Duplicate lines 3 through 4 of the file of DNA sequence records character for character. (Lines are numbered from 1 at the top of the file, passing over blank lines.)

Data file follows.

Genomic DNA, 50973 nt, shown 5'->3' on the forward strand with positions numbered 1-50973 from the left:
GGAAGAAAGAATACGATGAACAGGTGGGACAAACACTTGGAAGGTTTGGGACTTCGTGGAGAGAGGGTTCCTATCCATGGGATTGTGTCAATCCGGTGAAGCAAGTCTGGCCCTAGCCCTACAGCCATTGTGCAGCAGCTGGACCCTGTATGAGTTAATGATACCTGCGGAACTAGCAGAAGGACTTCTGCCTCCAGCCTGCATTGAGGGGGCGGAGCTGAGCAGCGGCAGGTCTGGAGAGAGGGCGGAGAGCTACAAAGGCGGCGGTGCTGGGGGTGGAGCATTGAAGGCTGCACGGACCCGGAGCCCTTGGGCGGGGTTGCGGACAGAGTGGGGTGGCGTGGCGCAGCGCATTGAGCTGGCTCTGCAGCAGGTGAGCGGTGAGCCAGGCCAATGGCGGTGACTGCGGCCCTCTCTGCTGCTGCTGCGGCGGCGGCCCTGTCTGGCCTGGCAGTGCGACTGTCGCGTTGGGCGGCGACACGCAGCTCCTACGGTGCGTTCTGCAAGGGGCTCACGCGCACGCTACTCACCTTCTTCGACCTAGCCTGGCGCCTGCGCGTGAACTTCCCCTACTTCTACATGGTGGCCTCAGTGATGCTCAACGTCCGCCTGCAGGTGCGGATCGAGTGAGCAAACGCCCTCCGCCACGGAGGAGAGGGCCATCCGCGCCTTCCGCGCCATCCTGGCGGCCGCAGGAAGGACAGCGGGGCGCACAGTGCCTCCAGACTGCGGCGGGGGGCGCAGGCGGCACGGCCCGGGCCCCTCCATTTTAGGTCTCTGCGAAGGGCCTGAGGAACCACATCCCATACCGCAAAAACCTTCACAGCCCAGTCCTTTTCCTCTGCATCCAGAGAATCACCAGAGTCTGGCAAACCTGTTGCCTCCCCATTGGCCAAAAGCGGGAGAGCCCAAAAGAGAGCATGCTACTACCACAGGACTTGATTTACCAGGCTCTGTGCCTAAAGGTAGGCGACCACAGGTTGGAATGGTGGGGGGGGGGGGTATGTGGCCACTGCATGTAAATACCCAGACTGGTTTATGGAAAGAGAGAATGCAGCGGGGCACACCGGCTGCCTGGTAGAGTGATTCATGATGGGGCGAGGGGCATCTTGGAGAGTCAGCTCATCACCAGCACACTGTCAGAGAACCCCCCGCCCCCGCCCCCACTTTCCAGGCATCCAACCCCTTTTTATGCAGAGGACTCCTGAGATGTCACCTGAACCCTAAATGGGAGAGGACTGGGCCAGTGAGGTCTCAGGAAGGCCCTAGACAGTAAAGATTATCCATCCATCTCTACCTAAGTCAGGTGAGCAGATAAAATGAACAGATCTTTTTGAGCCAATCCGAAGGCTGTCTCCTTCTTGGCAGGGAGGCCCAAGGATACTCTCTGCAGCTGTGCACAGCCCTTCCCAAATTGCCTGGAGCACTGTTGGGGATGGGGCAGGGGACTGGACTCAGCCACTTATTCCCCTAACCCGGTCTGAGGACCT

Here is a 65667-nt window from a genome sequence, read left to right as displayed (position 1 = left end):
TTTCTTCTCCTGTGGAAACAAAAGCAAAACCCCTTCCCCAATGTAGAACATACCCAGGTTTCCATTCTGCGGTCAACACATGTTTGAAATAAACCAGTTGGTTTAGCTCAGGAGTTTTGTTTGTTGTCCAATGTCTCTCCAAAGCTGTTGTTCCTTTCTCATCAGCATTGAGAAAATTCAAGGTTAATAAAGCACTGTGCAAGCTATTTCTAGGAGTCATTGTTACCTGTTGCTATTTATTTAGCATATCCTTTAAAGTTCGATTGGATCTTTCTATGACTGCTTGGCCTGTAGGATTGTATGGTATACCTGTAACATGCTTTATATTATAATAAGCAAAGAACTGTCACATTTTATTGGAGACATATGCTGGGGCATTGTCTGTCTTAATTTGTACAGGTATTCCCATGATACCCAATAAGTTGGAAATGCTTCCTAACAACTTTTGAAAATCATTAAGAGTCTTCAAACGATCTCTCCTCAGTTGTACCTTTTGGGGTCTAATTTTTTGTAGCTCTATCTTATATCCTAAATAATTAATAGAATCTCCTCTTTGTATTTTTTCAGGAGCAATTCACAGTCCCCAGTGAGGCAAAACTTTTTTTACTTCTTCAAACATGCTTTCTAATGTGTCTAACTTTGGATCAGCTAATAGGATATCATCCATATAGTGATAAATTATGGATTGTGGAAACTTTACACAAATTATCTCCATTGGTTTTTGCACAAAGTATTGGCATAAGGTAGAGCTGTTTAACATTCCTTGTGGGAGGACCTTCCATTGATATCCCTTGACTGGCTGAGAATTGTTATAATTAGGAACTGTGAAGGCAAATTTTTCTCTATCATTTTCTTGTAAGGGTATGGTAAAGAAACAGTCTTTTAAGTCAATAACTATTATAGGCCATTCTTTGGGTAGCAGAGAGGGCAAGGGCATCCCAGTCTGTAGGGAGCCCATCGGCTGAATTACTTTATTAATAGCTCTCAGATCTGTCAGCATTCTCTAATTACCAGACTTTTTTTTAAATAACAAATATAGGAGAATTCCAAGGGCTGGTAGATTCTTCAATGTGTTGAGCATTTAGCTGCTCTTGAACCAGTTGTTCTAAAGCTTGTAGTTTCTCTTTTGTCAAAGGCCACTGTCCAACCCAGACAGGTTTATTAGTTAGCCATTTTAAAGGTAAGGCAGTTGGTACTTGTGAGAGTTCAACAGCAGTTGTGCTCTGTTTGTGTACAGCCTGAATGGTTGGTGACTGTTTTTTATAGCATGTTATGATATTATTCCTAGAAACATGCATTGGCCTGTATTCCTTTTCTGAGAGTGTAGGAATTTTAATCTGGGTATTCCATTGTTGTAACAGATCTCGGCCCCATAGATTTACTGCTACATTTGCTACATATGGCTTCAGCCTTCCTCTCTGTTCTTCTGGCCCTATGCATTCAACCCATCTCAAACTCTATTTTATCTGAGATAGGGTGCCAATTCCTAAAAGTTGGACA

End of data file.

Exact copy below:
Here is a 65667-nt window from a genome sequence, read left to right as displayed (position 1 = left end):
TTTCTTCTCCTGTGGAAACAAAAGCAAAACCCCTTCCCCAATGTAGAACATACCCAGGTTTCCATTCTGCGGTCAACACATGTTTGAAATAAACCAGTTGGTTTAGCTCAGGAGTTTTGTTTGTTGTCCAATGTCTCTCCAAAGCTGTTGTTCCTTTCTCATCAGCATTGAGAAAATTCAAGGTTAATAAAGCACTGTGCAAGCTATTTCTAGGAGTCATTGTTACCTGTTGCTATTTATTTAGCATATCCTTTAAAGTTCGATTGGATCTTTCTATGACTGCTTGGCCTGTAGGATTGTATGGTATACCTGTAACATGCTTTATATTATAATAAGCAAAGAACTGTCACATTTTATTGGAGACATATGCTGGGGCATTGTCTGTCTTAATTTGTACAGGTATTCCCATGATACCCAATAAGTTGGAAATGCTTCCTAACAACTTTTGAAAATCATTAAGAGTCTTCAAACGATCTCTCCTCAGTTGTACCTTTTGGGGTCTAATTTTTTGTAGCTCTATCTTATATCCTAAATAATTAATAGAATCTCCTCTTTGTATTTTTTCAGGAGCAATTCACAGTCCCCAGTGAGGCAAAACTTTTTTTACTTCTTCAAACATGCTTTCTAATGTGTCTAACTTTGGATCAGCTAATAGGATATCATCCATATAGTGATAAATTATGGATTGTGGAAACTTTACACAAATTATCTCCATTGGTTTTTGCACAAAGTATTGGCATAAGGTAGAGCTGTTTAACATTCCTTGTGGGAGGACCTTCCATTGATATCCCTTGACTGGCTGAGAATTGTTATAATTAGGAACTGTGAAGGCAAATTTTTCTCTATCATTTTCTTGTAAGGGTATGGTAAAGAAACAGTCTTTTAAGTCAATAACTATTATAGGCCATTCTTTGGGTAGCAGAGAGGGCAAGGGCATCCCAGTCTGTAGGGAGCCCATCGGCTGAATTACTTTATTAATAGCTCTCAGATCTGTCAGCATTCTCTAATTACCAGACTTTTTTTTAAATAACAAATATAGGAGAATTCCAAGGGCTGGTAGATTCTTCAATGTGTTGAGCATTTAGCTGCTCTTGAACCAGTTGTTCTAAAGCTTGTAGTTTCTCTTTTGTCAAAGGCCACTGTCCAACCCAGACAGGTTTATTAGTTAGCCATTTTAAAGGTAAGGCAGTTGGTACTTGTGAGAGTTCAACAGCAGTTGTGCTCTGTTTGTGTACAGCCTGAATGGTTGGTGACTGTTTTTTATAGCATGTTATGATATTATTCCTAGAAACATGCATTGGCCTGTATTCCTTTTCTGAGAGTGTAGGAATTTTAATCTGGGTATTCCATTGTTGTAACAGATCTCGGCCCCATAGATTTACTGCTACATTTGCTACATATGGCTTCAGCCTTCCTCTCTGTTCTTCTGGCCCTATGCATTCAACCCATCTCAAACTCTATTTTATCTGAGATAGGGTGCCAATTCCTAAAAGTTGGACA